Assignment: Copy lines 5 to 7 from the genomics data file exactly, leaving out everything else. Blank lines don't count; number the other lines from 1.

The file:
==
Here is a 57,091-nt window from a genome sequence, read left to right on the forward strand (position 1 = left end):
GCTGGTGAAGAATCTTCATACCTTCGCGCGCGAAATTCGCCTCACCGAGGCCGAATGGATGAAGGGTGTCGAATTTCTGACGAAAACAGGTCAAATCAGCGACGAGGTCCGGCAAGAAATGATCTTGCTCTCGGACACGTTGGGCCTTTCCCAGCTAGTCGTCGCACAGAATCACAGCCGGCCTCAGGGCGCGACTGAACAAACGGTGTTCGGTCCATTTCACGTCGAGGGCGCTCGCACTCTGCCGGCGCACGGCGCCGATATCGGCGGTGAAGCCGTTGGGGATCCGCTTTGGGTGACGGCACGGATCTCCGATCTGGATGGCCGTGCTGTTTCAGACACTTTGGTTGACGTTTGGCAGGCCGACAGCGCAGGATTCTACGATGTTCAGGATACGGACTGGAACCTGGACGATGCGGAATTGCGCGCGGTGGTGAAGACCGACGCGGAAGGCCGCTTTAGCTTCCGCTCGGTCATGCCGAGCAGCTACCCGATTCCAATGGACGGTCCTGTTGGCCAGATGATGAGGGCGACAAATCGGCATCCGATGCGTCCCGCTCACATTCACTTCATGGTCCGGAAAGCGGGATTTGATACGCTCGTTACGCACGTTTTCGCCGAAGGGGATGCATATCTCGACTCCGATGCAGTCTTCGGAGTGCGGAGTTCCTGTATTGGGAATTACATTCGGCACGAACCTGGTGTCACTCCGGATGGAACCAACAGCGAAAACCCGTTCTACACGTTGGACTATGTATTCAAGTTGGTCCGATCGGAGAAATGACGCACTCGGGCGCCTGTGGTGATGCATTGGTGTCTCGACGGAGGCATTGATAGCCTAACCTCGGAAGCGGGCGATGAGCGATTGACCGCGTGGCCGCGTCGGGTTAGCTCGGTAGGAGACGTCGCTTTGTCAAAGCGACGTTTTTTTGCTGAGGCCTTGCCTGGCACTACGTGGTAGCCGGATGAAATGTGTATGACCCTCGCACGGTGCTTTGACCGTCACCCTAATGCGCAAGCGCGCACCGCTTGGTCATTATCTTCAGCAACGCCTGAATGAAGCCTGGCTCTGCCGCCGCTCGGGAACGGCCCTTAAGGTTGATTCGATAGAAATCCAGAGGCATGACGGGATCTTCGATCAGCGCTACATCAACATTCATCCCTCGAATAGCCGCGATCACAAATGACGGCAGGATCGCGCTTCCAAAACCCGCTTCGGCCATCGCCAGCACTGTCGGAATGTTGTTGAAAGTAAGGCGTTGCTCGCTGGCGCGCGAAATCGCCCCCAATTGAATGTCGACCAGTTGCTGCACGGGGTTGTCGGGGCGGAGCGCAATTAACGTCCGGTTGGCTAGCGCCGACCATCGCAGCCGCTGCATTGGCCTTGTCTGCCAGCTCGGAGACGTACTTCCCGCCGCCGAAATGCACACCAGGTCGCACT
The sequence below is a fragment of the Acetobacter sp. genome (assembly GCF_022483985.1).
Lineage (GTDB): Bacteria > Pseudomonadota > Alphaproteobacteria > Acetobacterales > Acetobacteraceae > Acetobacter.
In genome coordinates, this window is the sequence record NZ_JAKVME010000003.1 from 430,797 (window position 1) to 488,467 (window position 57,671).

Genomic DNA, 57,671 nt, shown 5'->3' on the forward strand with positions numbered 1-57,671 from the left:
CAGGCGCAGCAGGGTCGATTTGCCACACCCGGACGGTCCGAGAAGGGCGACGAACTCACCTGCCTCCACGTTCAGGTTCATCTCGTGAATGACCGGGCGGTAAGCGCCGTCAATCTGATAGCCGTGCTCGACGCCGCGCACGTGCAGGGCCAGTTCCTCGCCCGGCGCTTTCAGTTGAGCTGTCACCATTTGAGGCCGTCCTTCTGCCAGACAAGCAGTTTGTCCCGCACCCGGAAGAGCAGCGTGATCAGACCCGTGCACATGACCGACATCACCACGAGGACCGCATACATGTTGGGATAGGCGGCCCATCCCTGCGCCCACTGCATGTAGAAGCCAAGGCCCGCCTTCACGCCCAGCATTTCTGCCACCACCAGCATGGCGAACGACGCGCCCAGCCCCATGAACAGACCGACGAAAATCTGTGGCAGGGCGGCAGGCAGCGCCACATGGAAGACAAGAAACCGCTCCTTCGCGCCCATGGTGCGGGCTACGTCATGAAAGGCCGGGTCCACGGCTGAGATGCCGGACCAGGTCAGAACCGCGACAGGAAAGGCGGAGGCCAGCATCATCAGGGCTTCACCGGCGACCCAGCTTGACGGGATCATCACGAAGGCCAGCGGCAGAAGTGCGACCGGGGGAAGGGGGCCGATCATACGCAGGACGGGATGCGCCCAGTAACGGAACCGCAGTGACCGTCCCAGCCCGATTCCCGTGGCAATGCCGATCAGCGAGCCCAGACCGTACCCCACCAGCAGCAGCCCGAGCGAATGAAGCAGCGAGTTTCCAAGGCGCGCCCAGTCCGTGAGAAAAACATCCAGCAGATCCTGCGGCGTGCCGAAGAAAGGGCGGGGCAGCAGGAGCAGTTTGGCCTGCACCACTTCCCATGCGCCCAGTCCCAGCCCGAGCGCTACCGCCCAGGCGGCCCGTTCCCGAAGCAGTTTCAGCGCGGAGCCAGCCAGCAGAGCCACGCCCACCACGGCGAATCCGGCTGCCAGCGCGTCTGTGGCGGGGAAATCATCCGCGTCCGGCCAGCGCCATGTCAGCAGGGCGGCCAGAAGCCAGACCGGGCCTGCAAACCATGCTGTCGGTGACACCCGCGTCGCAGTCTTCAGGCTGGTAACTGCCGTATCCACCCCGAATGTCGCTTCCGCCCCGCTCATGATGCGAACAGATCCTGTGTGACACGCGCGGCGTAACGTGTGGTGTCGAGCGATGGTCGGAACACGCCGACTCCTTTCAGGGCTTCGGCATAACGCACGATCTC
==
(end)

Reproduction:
In genome coordinates, this window is the sequence record NZ_JAKVME010000003.1 from 430,797 (window position 1) to 488,467 (window position 57,671).

Genomic DNA, 57,671 nt, shown 5'->3' on the forward strand with positions numbered 1-57,671 from the left:
CAGGCGCAGCAGGGTCGATTTGCCACACCCGGACGGTCCGAGAAGGGCGACGAACTCACCTGCCTCCACGTTCAGGTTCATCTCGTGAATGACCGGGCGGTAAGCGCCGTCAATCTGATAGCCGTGCTCGACGCCGCGCACGTGCAGGGCCAGTTCCTCGCCCGGCGCTTTCAGTTGAGCTGTCACCATTTGAGGCCGTCCTTCTGCCAGACAAGCAGTTTGTCCCGCACCCGGAAGAGCAGCGTGATCAGACCCGTGCACATGACCGACATCACCACGAGGACCGCATACATGTTGGGATAGGCGGCCCATCCCTGCGCCCACTGCATGTAGAAGCCAAGGCCCGCCTTCACGCCCAGCATTTCTGCCACCACCAGCATGGCGAACGACGCGCCCAGCCCCATGAACAGACCGACGAAAATCTGTGGCAGGGCGGCAGGCAGCGCCACATGGAAGACAAGAAACCGCTCCTTCGCGCCCATGGTGCGGGCTACGTCATGAAAGGCCGGGTCCACGGCTGAGATGCCGGACCAGGTCAGAACCGCGACAGGAAAGGCGGAGGCCAGCATCATCAGGGCTTCACCGGCGACCCAGCTTGACGGGATCATCACGAAGGCCAGCGGCAGAAGTGCGACCGGGGGAAGGGGGCCGATCATACGCAGGACGGGATGCGCCCAGTAACGGAACCGCAGTGACCGTCCCAGCCCGATTCCCGTGGCAATGCCGATCAGCGAGCCCAGACCGTACCCCACCAGCAGCAGCCCGAGCGAATGAAGCAGCGAGTTTCCAAGGCGCGCCCAGTCCGTGAGAAAAACATCCAGCAGATCCTGCGGCGTGCCGAAGAAAGGGCGGGGCAGCAGGAGCAGTTTGGCCTGCACCACTTCCCATGCGCCCAGTCCCAGCCCGAGCGCTACCGCCCAGGCGGCCCGTTCCCGAAGCAGTTTCAGCGCGGAGCCAGCCAGCAGAGCCACGCCCACCACGGCGAATCCGGCTGCCAGCGCGTCTGTGGCGGGGAAATCATCCGCGTCCGGCCAGCGCCATGTCAGCAGGGCGGCCAGAAGCCAGACCGGGCCTGCAAACCATGCTGTCGGTGACACCCGCGTCGCAGTCTTCAGGCTGGTAACTGCCGTATCCACCCCGAATGTCGCTTCCGCCCCGCTCATGATGCGAACAGATCCTGTGTGACACGCGCGGCGTAACGTGTGGTGTCGAGCGATGGTCGGAACACGCCGACTCCTTTCAGGGCTTCGGCATAACGCACGATCTC